Greetings from the Burgh, where over 500 workers at the Carnegie Museum in Pittsburgh just opted to unionize and called on the National Labor Relations Board to schedule a formal election.
Carnegie Museum Union Drive Mobilized As a Result of COVID
For years, steel titan Andrew Carnegie fought unions with his company famously killing seven strikers at the 1892 Homestead Strike. He then continued busting the steelworkers union in the Monongahela Valley of Pittsburgh for another 25 years.
Now, 128 years later, United Steelworkers have unionized the Carnegie Museum.
“Our movement began with concerns about transparency and limited career opportunities, but it now has even greater urgency as it’s expanded to address furloughs, pay cuts, and safety issues resulting from the COVID-19 pandemic,” said Katie Pirilla, an art handler at the Carnegie Museum of Art said in a statement. “Workers continued organizing throughout the pandemic and found renewed strength in our fight for a safe museum for employees and the public alike.”
63 Readers Filled Out Our Reader Survey
Thanks to the 63 readers who filled out our survey, providing us with valuable insight into how Payday Report can improve.
These survey results give us crucial details when we apply for grants as we can demonstrate how our readership has engaged with our reporting. If you haven’t already, please take the next 3 minutes to complete the survey and tell us what you think.
Iowa Highway Workers Strike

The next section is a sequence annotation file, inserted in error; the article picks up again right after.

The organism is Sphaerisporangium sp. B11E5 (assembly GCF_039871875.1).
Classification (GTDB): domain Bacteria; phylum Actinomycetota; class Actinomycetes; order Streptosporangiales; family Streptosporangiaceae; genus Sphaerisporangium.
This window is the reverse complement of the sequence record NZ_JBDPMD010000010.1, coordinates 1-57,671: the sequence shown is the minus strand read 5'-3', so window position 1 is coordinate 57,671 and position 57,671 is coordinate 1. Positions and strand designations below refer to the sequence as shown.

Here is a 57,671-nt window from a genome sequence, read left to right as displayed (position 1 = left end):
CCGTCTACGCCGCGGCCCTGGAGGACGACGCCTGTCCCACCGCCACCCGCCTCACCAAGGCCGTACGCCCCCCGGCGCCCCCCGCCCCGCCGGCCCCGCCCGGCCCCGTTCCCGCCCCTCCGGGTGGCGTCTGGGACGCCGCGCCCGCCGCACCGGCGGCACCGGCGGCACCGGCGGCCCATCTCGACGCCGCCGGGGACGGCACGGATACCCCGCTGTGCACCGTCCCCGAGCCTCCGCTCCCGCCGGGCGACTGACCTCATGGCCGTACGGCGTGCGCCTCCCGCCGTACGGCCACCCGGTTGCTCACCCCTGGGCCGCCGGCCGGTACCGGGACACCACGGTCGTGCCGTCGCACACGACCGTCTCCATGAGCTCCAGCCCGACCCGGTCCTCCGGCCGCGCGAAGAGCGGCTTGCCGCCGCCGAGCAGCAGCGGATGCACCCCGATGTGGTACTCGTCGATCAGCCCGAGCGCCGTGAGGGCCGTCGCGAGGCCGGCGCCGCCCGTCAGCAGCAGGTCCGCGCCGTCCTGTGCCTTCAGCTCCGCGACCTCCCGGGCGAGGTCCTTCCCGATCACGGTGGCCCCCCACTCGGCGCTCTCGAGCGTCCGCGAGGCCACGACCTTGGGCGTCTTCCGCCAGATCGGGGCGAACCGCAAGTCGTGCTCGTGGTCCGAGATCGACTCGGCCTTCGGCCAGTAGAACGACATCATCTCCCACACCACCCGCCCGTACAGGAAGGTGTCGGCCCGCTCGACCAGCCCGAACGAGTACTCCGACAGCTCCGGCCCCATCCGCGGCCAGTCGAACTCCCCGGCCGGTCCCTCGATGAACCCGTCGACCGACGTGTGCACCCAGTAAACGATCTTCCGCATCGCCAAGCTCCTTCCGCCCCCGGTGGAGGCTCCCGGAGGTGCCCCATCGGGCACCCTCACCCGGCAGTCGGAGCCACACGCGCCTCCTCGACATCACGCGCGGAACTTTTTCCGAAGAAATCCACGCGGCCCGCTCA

In the Quad Cities of Iowa, work on a highly anticipated bridge was expected to open over the Mississippi River by the end of the year, but it’s been halted because of a construction workers strike.
“The strike is for unfair labor practices … discriminating against employees and refusing to bargain in good faith,” Operating Engineer Local 150 Communication Director told the Quad-City Times.
Baltimore Teachers Union Calls for Parent Boycott
Across the US, there is a growing movement of teachers striking over unsafe conditions. In Baltimore now, teachers are preparing to strike.
My friend, veteran movement reporter, Jaisal Noor has the story for the Real News Network, which is based in Baltimore:
Baltimore Teachers Union President Diamonté Brown, who defeated a longtime incumbent president in 2019, and has vowed to fight “a culture of fear and retaliation” at City Schools, said teachers around the city have reported unsafe working conditions like the ones at the John Ruhrah SLC to the union.
Patterson High School, which is among the 25 schools to be reopened in November, is “One of our most poorly ventilated schools,” Brown says, making it a potentially unsafe learning environment. Patterson often closes during extreme weather conditions. Brown also said staff there have only received half the masks the district has promised.
“We are pleading with you because we don’t have a choice, but y’all parents, you have a choice,” Brown said.
“She’s urging parents to choose to keep their children at home and opt out of “the unsafe conditions we’re telling you about,” Brown said. “We sit endless hours, helping your children, and the community, every day, all day.”